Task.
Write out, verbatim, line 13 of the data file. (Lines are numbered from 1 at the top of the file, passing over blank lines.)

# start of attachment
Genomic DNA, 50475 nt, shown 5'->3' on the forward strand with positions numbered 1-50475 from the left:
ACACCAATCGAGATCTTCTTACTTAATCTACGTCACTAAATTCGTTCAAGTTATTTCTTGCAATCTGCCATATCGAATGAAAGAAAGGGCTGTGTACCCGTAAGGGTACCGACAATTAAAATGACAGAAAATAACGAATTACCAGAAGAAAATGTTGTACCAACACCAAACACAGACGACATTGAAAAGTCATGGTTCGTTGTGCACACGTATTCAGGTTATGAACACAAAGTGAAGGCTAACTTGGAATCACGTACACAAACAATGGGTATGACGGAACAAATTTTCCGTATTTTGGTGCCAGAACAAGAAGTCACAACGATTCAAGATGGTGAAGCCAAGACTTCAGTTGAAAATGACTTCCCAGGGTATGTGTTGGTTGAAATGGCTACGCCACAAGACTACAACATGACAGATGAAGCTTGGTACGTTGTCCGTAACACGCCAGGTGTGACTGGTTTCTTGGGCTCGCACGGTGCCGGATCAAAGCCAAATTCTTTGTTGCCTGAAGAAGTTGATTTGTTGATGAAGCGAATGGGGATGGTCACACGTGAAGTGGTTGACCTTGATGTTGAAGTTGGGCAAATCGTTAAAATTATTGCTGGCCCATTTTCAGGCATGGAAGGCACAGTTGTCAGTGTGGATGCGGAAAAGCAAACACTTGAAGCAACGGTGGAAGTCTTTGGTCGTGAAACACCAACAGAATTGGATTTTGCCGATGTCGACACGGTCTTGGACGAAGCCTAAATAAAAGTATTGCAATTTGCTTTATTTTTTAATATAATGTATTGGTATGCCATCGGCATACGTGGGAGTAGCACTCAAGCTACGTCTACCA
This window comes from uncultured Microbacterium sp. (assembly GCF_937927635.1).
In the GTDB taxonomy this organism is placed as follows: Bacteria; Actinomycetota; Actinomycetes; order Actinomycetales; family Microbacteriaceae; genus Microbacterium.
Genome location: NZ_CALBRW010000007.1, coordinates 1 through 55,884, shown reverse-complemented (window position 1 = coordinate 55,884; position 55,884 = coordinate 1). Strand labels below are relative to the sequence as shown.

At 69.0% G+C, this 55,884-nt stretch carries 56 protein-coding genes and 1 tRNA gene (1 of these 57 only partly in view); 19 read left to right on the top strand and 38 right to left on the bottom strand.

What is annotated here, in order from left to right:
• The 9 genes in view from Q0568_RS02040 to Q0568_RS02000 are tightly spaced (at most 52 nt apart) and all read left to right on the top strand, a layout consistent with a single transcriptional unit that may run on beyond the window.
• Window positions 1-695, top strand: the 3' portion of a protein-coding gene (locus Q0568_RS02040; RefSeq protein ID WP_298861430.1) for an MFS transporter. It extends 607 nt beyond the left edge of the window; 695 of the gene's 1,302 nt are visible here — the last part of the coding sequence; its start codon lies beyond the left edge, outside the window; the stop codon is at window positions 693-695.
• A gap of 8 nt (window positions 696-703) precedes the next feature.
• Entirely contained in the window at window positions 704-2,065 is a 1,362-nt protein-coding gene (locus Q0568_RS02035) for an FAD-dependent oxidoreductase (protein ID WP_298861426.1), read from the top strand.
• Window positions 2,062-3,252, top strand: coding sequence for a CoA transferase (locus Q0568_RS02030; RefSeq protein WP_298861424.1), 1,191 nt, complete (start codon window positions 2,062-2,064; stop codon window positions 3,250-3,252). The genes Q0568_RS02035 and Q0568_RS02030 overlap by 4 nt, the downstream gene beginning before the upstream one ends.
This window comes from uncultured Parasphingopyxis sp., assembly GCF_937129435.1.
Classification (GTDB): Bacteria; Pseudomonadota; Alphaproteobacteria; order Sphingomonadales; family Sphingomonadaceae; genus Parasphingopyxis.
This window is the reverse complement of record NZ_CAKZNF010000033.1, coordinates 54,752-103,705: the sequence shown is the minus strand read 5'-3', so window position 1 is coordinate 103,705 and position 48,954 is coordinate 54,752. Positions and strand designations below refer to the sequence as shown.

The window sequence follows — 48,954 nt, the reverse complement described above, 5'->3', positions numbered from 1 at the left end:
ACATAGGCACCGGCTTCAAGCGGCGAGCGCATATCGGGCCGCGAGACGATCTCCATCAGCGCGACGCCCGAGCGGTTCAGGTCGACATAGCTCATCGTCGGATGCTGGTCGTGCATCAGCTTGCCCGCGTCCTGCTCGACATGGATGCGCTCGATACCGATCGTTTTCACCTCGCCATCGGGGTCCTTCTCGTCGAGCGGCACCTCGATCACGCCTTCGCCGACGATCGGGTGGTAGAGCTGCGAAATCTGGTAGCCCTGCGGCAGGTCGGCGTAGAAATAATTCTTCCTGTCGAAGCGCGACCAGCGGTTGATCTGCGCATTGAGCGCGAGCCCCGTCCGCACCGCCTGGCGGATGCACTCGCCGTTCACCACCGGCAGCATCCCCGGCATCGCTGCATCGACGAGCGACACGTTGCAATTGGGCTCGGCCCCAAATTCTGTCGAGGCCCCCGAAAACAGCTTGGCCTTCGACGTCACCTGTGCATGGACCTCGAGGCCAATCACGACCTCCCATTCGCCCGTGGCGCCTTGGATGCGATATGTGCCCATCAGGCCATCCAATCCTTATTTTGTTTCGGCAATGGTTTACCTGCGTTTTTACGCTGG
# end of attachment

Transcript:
This window comes from uncultured Parasphingopyxis sp., assembly GCF_937129435.1.